if (!""==paramString.trim() && paramString.trim().length() > 0 && paramString != null)

I do like to coach colleagues and totally stangers in writing good code. I believe there is also a lot I can learn.
My colleague Thomas tweeted:

unless(!disable_message_hiding) {...}

quad negation. !@#$@# (via @mhevery)

I think I could have done this myself some time ago. You have to learn to avoid negations so this doesn’t pile up like that. I can understand that somebody might have coded that.
But coming back to the line at the beginning of this post:

if (!""==paramString.trim() && paramString.trim().length() > 0 && paramString != null)

How can somebody write this code? Obviously not test driven, because test would have showed that this code is actually mostly nonfunctional.
Ok, when beginning with Java it can happen to you that you check String equality with == and not with String.equals(). Interestingly this does work quite often (but people don’t know why).
trim() shows already some more advanced understanding, because why else would you understand that you want to remove spaces from the string first.
But after having understood that we need to trim() before comparing to empty string, why the additional length check?
And why the hell the not null check? I suspect there was once a stacktrace in the log and this was supposed to fix this. Obviously in reality this method almost never gets null.

So: How could this code have been created? I think the author had no understanding of what he was doing there.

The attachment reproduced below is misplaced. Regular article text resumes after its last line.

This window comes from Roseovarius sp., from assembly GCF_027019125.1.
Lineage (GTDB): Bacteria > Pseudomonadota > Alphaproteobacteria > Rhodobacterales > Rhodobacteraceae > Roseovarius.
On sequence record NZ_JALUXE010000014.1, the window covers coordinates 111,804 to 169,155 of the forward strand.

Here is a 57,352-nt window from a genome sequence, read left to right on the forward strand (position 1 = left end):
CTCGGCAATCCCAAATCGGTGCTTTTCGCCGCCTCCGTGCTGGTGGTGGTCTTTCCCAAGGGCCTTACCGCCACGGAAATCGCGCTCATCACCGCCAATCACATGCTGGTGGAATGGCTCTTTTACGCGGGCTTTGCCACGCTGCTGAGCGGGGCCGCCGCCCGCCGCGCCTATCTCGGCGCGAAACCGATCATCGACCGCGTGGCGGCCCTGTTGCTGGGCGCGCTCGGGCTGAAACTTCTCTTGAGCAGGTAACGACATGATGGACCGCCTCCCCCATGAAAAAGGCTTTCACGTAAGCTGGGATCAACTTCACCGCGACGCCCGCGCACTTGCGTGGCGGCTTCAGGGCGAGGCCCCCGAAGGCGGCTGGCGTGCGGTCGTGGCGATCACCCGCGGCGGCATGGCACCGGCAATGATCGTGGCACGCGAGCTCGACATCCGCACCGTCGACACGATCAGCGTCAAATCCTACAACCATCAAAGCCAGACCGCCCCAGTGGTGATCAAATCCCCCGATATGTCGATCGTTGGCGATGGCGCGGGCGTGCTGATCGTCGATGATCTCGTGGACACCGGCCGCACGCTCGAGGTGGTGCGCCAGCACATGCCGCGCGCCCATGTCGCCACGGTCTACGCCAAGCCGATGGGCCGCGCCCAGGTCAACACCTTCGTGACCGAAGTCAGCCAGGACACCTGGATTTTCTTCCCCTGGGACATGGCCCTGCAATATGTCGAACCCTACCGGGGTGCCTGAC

if (paramString.length() > 0)

is code Newbies would write. Its not bad. it is actually covering most of the normal cases. It is almost not worse than the previous example but much easier to read.

Such “empty String” checking is almost in every code. This is why commons-lang provided us with something neat:

if (! StringUtils.isEmpty(paramString))

How do you handle talking about bad code in code reviews? Pair programming?
I found it hard. So i decided to go the way Douglas Crockford goes when he talks about JSlint:

JSLint will hurt your feelings.

I say: “that code makes no sense”, “that code is stupid”, “that can be done way shorter”, “code repetition – thats evil”.
It is like the standard measure for code reviews:

WTFs per Minute

WTFs per Minute

I usually try to avoid to call the author stupid. But I try also to be very clear on the code. Usually it helps showing how this can be done much better.
Can somebody recommend a paper or book on the topic?

Oh, in case I did review your code and say something nasty: I apologize. I want to make the code better. I want us all to produce better code. Better code saves us weekends!